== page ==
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Loss of bladder control is referred to as urinary incontinence. Urinary incontinence occurs if the bladder muscles suddenly contract or muscles surrounding the urethra suddenly relax. Women experience urinary incontinence twice as often as men. Various factors like pregnancy and childbirth, menopause and the structure of the female urinary tract account for this difference.

Causes of urinary incontinence

Drinking a lot of fluid or any other beverages in a short period of time increases the amount of urine in the bladder which results in urinary incontinence. Alcohol causes the bladder to fill quickly and triggers an urgent and uncontrollable urination. Alcohol also temporarily impairs the ability to recognize the need to urinate and act in a timely manner.

Sedatives such as sleeping pills can interfere with your ability to control bladder function. Water pills like diuretics, muscle relaxants and antidepressants can cause an increase in urinary incontinence. High blood pressure drugs, heart medications and cold medicines also affect the urinary bladder function.

Urinary tract infection can cause bladder irritation and even incontinence. Consuming foods and beverages that irritate your bladder like carbonated drinks, tea and coffee may cause episodes of urge incontinence.

Tackling urinary incontinence

Exercises help to strengthen pelvic floor muscles and sphincter muscles. Electrical stimulation is used to reduce stress incontinence and urge incontinence. Hormones such as estrogen cause muscles involves in urination to function normally. Surgery is suggested to alleviate incontinence only after other methods and treatments have failed.

Bladder spasms

Bladder spasm is a condition in which there is a sudden urge to urinate. Bladder spasms are associated with a medical condition called as urinary incontinence. Urinary incontinence is a condition where there is lack of bladder control. Older persons experience this condition because of the weakened muscular system and its functionality. Urinary incontinence which is caused by spasms that occur in the urinary bladder and is also associated with the control coordination maintained by the nervous system. In this condition the muscles that are associated with the urinary bladder and the nerves are impaired.

Bladder spasms also occur during pregnancy. This is caused as the fetus pushes the urinary bladder down initiating the urge to urinate frequently. Childbirth can also be associated with urinary leakage. In addition, conditions such as constipation and menopause also initiate the onset of bladder spasms which may result in urinary incontinence. Bladder spasms can also occur because of an overactive urinary bladder. This condition may occur in some people suddenly when they see or touch running water, drink water or even during their sleep.

Bladder control develops in children at a very young age and any delay associated with this development may lead to nocturnal urination. Urinary incontinence can also occur because of stress such as coughing, increased abdominal pressure and also during intense laughter. Urinary incontinence can be a result of underlying nervous system disorders such as Parkinson's disease and multiple sclerosis. Other factors that may lead to urinary incontinence include trauma caused in the bladder region, infections of the urinary tract and also increased caffeine and alcohol intake or benign prostatic hyperplasia.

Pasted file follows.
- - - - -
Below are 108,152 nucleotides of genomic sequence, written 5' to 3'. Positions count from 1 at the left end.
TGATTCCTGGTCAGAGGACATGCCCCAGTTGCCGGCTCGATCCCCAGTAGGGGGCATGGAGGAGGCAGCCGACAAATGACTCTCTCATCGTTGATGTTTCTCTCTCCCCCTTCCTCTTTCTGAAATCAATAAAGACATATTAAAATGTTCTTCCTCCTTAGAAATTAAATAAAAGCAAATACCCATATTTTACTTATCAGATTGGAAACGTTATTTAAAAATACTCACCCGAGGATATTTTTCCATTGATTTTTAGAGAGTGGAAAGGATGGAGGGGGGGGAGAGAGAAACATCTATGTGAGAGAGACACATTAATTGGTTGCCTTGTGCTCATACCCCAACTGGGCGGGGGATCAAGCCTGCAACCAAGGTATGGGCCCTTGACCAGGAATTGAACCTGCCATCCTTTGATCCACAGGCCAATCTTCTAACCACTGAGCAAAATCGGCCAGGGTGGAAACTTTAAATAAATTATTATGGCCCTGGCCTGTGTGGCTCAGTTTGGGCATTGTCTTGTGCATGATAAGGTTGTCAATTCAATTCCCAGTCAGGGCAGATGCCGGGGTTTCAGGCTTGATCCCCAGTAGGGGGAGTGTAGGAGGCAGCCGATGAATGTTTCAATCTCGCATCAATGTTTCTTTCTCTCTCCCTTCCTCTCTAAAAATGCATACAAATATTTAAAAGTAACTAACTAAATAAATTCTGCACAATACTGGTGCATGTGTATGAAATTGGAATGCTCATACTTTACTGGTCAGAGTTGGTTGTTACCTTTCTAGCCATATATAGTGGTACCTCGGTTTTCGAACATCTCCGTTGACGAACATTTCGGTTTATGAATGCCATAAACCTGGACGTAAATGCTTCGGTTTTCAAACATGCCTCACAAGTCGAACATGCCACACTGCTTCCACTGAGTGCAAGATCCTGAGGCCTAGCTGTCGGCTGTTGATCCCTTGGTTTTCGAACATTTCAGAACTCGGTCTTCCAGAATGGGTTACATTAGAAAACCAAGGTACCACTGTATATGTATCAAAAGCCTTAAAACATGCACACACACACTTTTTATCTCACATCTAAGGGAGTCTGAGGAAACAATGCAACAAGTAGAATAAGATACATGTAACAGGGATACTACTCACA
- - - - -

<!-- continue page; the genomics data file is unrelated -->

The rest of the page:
Diagnosis of bladder spasms

Diagnosis of urinary incontinence and associated bladder spasms is done by examining the history of the patient in association with the diet and lifestyle. Many people do not explain the incidences of urinary incontinence. Hence a thorough examination of the patient history is mandatory to evaluate the causes for the urinary incontinence. Urine cultures are suggested if the patient has a history of recurrent urinary tract infections. Patients are also advised to calculate the amount of fluid intake and relate it to the number of times they pass urine. Ultrasound and CT examination is done to identify underlying disorders of the prostate gland and also detect any kind of abnormal growth in the urinary bladder.

Treatment for Bladder spasms

Bladder spasms and associated urinary incontinence is a treatable condition. In case of muscular impairment, exercises pertaining to pelvic muscles are suggested to strengthen the muscles. Drugs such as alpha blockers, anti-depressants are suggested to reduce urinary incontinence. Bladder spasms are treated by administering anti-spasmodics such as propantheline. Surgical interventions are also done to treat urinary incontinence. Some of the procedures include the administration of artificial sphincter, male sling in some patients have also shown good results. Urinary diversion is suggested in case of bladder functionality loss or even damage. In this case an alternative pathway is made for the disposal of urine after the removal of the damaged urinary bladder.

Cervical Spondylitis

Neck pain that affects the cervical spin is called cervical spondylitis. This pain can spread to the rear of the neck, both sides of the shoulder, collar bone and shoulder joints. It restricts neck movement and the arms become motionless due to weakness in muscles.

Spondylitis symptoms

  • Inflammation of the spine and other joints
  • Back pain
  • Hip pain
  • Leg pain
  • Spinal deformity
  • Bowel incontinence
  • Bladder incontinence
  • Pain while moving the affected joint
  • Decreased mobility
  • Pins and needles or burning/tingling/creeping sensation of the skin in the back, leg and thigh
Tags: #Incontinence #Bladder spasms #Cervical Spondylitis
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Collection of Pages - Last revised Date: June 14, 2024